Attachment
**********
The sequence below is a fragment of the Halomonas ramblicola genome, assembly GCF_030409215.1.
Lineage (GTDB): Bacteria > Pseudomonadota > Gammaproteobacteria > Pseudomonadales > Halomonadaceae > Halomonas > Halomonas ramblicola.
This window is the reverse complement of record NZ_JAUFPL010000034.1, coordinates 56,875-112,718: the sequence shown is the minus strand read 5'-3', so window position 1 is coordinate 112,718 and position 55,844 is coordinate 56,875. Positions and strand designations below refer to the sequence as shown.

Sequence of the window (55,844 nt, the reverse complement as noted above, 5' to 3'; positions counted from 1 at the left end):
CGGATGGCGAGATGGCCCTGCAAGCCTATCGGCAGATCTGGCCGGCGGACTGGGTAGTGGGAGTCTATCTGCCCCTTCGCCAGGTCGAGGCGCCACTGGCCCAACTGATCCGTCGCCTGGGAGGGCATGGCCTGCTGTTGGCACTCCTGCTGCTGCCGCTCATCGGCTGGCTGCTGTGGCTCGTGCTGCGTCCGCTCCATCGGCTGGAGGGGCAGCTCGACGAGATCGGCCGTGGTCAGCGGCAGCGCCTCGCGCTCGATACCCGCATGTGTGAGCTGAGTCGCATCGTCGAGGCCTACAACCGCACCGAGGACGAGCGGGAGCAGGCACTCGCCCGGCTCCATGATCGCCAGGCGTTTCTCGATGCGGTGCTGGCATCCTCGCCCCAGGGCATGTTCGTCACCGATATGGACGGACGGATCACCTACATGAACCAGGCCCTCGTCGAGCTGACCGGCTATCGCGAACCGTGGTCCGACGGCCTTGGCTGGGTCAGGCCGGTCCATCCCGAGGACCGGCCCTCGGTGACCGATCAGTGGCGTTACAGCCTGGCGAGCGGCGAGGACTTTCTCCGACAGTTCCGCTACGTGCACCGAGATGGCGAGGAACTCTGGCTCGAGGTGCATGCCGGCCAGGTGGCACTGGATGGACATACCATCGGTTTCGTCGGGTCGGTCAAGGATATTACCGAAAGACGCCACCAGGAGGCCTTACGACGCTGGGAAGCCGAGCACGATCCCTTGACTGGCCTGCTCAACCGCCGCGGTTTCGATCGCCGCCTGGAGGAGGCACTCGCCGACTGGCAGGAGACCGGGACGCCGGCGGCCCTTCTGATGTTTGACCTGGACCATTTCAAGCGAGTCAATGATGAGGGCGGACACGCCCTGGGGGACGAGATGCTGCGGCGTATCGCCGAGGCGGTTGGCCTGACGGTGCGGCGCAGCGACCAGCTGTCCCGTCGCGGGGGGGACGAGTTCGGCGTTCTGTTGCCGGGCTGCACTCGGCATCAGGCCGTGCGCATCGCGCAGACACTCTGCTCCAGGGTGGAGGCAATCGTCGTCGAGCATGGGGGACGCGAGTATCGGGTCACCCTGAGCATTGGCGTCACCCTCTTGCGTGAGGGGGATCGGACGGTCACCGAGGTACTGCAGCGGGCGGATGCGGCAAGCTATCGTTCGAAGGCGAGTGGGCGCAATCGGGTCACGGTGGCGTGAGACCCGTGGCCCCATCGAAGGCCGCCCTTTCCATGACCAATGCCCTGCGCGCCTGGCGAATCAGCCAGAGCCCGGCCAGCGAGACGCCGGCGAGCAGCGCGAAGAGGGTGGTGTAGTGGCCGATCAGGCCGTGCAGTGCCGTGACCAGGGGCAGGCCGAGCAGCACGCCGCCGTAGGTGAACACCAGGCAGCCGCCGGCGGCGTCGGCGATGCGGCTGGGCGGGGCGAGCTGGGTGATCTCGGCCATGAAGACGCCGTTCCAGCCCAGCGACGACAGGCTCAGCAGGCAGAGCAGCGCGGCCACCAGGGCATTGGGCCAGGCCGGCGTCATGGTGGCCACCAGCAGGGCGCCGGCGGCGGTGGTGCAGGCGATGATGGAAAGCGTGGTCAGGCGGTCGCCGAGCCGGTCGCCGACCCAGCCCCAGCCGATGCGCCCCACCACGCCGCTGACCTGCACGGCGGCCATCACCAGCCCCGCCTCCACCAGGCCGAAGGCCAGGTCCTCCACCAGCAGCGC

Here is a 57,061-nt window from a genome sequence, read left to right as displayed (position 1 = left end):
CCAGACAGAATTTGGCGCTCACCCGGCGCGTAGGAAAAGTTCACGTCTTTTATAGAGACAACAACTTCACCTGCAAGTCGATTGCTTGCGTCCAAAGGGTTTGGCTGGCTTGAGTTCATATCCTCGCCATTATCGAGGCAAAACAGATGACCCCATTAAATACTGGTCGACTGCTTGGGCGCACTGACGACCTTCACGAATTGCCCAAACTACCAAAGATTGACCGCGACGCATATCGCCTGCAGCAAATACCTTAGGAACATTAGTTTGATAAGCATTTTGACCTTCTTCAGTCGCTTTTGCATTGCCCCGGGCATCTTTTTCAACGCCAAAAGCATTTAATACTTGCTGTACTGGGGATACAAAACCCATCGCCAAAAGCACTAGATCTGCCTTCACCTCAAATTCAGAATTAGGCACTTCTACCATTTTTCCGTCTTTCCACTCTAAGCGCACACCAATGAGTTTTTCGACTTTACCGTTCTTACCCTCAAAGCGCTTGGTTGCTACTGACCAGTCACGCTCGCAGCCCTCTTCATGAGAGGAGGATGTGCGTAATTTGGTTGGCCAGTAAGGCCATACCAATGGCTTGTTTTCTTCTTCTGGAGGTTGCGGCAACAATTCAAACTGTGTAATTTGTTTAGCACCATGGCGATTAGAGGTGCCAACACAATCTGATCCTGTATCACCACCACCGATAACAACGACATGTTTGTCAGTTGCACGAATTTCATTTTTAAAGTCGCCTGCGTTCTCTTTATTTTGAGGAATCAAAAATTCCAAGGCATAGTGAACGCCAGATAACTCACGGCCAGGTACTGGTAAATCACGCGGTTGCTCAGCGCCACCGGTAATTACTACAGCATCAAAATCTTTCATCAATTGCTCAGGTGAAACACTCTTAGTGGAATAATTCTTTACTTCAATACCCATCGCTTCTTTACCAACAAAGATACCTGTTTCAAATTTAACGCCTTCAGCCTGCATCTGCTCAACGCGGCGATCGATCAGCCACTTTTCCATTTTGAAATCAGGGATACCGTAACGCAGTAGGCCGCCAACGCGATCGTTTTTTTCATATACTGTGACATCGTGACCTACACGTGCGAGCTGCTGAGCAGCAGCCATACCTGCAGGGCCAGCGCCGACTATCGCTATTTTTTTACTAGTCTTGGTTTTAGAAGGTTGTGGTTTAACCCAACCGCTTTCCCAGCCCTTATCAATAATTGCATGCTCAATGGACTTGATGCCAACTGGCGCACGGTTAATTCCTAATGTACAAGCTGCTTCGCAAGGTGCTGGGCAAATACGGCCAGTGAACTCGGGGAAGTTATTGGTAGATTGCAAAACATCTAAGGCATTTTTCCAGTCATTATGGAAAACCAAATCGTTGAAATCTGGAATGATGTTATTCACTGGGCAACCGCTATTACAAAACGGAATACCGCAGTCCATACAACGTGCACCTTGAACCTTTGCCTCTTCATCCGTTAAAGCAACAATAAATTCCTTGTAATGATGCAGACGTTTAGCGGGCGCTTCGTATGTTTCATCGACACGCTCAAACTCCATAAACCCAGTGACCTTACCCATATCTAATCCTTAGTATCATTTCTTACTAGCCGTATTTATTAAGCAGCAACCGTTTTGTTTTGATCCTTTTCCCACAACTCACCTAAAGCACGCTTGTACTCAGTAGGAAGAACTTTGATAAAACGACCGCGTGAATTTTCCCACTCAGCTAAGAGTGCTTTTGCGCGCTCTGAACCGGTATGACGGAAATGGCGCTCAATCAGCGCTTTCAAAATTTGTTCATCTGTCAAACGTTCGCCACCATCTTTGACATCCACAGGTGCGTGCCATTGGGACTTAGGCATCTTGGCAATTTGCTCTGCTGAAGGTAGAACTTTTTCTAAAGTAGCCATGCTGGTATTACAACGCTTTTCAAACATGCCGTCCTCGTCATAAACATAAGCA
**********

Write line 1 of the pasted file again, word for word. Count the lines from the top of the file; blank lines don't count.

The sequence below is a fragment of the Halomonas ramblicola genome, assembly GCF_030409215.1.